Jini moved in bed and then a hand popped out searching for her mobile. Pavan had already opened the curtains and the sunrays peeped in. ‘Good morning world’, she typed, ‘good to see the sun after the evil dust storm’. Pavan looked and sighed. Nowadays he was afraid to even speak to her lest it found its way in her whatsapp messages.

Sometime later he sat working on the report which he had to send immediately to Oman. As he switched on the wi-fi on his mobile, it started beeping. He let out a sigh. What was the need for so many messages. Often repeated on multiple groups. ‘Does anyone read them’, he murmured.

Jini  came in, ‘Hi, good morning’, she said, ‘somebody is grumpy….what happened?’

‘Does anyone read these junk messages which keep on forwarding from one group to another’, he said

‘But then some are useful’, she said.

‘Like if you drink two litres of water, your digestion improves and…..’,

‘Like you didn’t know already? And why do we have to have so many groups? There is my school alumni group, college alumni group, …….’, he said

But don’t you feel good to be back in touch with your friends?’, she asked.

‘Yes, it does but what is the need for my office colleagues group, don’t we meet everyday’

And then there is Nikita’s school parent group….what is the purpose of the group. I would rather exit that group’, he said.

‘oh no, don’t do that. That way we know whats going on in school’, she said

‘But all I see is silly messages and jokes’, he countered

And what about this building group. what is the need for that. I can just go and knock someones door if I want to ask something,’ he said

‘The owner created that group so that he can communicate to everyone in one go’, she said.

‘And what about this family group’, he began

‘Oh let it be, we all can be in touch through that group’, Jini said

The phone beeped again. Pavan switched off the wi-fi. Jini meanwhile was punching in a new status, ‘ To group or not to group is the question in the better half’s mind’

Pavan thought a little and then switched on the wi-fi, for the first time he punched in his status, ‘ I am a social animal who thrives in isolation, please don’t add me in groups’. Please…..please……_/\_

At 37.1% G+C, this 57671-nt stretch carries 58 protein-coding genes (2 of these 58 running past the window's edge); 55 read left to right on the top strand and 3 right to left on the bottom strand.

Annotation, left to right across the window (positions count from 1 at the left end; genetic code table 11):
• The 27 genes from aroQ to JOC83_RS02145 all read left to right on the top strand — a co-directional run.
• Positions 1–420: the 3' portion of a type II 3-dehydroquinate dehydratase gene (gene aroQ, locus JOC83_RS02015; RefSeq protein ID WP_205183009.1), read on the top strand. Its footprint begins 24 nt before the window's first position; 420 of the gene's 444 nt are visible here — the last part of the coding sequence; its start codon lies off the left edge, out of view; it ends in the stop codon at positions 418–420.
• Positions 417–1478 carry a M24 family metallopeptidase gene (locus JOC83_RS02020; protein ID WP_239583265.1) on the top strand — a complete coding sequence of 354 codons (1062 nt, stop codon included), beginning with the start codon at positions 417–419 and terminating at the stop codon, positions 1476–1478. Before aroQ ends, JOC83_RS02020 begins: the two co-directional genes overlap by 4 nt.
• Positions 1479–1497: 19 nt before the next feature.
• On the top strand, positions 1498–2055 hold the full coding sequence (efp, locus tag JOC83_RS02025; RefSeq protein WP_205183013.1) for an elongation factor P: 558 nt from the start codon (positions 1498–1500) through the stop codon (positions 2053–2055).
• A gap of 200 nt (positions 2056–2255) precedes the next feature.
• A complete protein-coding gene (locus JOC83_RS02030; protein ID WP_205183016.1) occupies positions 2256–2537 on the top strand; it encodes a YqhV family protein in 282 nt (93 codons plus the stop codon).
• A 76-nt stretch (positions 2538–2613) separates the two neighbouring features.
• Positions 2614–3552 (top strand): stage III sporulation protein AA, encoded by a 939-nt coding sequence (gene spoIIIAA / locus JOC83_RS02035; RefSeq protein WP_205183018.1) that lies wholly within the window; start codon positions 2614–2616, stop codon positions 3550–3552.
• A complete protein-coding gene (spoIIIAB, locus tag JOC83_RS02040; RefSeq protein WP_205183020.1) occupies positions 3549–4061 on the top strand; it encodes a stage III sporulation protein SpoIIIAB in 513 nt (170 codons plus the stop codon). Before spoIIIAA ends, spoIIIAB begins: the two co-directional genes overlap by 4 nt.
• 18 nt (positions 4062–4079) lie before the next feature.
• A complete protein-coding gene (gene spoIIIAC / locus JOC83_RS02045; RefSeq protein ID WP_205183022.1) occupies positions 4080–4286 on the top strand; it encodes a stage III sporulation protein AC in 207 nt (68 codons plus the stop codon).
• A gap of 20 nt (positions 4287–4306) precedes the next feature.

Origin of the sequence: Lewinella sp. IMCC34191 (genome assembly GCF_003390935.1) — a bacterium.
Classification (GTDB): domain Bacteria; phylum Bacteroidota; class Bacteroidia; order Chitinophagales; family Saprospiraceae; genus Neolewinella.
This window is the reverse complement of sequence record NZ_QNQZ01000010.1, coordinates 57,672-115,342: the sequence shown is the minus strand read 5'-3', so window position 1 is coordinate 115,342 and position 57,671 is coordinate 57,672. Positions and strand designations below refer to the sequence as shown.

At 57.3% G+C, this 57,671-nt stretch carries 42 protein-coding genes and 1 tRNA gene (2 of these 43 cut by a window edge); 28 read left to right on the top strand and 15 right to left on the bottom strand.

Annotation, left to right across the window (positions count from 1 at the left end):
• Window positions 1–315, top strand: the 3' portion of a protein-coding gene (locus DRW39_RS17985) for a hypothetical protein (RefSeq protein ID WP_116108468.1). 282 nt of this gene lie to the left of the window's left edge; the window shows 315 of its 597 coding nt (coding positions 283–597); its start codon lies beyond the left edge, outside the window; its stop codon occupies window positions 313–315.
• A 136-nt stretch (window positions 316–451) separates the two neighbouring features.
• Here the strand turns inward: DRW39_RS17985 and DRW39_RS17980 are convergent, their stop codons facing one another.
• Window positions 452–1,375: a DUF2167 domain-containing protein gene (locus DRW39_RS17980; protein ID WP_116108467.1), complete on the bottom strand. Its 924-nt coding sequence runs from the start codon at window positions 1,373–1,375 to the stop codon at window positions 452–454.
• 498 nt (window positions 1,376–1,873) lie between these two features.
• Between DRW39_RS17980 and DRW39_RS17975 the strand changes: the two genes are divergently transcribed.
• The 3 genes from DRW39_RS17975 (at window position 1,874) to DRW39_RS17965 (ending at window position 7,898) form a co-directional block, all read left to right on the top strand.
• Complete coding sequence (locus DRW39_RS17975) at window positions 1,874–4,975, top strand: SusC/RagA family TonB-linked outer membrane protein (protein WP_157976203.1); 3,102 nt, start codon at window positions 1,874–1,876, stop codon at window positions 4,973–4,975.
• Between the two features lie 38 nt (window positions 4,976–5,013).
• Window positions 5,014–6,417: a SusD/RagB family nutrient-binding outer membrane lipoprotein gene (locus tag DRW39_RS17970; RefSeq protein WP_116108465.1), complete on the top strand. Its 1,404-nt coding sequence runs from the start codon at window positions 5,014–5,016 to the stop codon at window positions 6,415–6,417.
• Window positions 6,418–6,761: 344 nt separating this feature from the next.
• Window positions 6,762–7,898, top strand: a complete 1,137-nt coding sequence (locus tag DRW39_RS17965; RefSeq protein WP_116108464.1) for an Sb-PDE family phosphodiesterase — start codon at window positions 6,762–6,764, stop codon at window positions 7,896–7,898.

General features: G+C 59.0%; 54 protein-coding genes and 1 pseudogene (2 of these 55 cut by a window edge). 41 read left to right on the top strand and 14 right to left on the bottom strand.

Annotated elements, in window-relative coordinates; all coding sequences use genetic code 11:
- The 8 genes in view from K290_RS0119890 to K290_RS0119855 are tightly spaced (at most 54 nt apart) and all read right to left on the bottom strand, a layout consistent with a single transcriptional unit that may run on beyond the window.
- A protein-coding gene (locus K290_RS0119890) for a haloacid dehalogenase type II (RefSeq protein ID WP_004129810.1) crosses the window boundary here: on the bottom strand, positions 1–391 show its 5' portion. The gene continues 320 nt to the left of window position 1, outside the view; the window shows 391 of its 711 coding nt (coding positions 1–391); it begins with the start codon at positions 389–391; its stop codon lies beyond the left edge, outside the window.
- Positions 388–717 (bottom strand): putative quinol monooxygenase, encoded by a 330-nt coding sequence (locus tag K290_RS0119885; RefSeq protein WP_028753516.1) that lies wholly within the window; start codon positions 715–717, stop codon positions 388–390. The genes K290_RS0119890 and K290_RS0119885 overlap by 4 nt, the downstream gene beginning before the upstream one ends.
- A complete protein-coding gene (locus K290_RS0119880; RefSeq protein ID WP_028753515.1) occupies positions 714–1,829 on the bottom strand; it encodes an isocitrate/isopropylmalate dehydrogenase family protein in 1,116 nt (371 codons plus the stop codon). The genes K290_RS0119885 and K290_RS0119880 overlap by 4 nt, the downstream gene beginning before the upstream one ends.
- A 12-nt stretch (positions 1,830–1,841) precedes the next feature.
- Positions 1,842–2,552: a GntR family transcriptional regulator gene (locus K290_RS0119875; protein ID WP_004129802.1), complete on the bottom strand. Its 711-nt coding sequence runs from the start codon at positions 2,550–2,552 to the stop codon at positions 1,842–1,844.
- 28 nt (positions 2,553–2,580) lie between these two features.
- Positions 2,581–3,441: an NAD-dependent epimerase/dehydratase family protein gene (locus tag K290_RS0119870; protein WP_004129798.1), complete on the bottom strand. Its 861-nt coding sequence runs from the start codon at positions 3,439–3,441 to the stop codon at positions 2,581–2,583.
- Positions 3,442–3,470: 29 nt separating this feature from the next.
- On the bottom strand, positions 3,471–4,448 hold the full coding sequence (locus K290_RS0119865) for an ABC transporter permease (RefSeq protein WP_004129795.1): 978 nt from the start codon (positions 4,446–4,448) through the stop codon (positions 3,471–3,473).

Life and an icecream

He sat by the corner. I could see that he was upset. I went and sat by him.

‘What happened?’, I asked

‘I hate my teacher’, he said.

My son as such loves going to school but somehow he was not able to relate to the new class and the new teacher.

‘it is a new class, you will take time getting used to it’, I said.

‘it is already one week’, he said.

I sighed.

‘Sometimes it takes a little bit longer’, I said.

He shrugged and then said, ‘ I don’t want to go to school’.

That hit me…hard.

‘See sonny, you have to go to school, school gives the basis to get a good job. And when you get a good job,  you can do as you please’. I said

‘Huh’, he said

‘What?’ I said

‘You are in a good job, aren’t you? But you crib all the time. About your boss keeping high targets, about your co-workers back stabbing. Whats more you can’t do as you please, so what is the use of having a good job, what is the use of going to school?’

I stared at him with my mouth agape. He had his point.

My son was growing up….he observed….a lot.

‘Come let’s have an ice cream’, I said

‘Mamma will scold’, he said

I shrugged and said, “I will have a sugar-free one’, I said.

We had our cone ice creams, he a strawberry, me a sugar-free vanilla.

‘You know life is like an ice cream’, I said

‘Huh?’, he said

‘Sometimes it is cold, sometimes soft and always it looks tough like the waffle here. but then it gives the crunch. So it is with life, it looks tough, it is sometimes hard, sometimes it is a breeze but the important thing is you enjoy each bit because they become memories’, I said.

He looked at me as if with new understanding.

‘Thats what you talk about with Suresh Uncle’, He said

I nodded, Suresh was my childhood pal. Whenever he came to town, we reminisced about bike rides and movies and of our dreaded Physics teacher and so on.

‘So enjoy this bitter-sweet moments’, I said

He smiled.

*fiction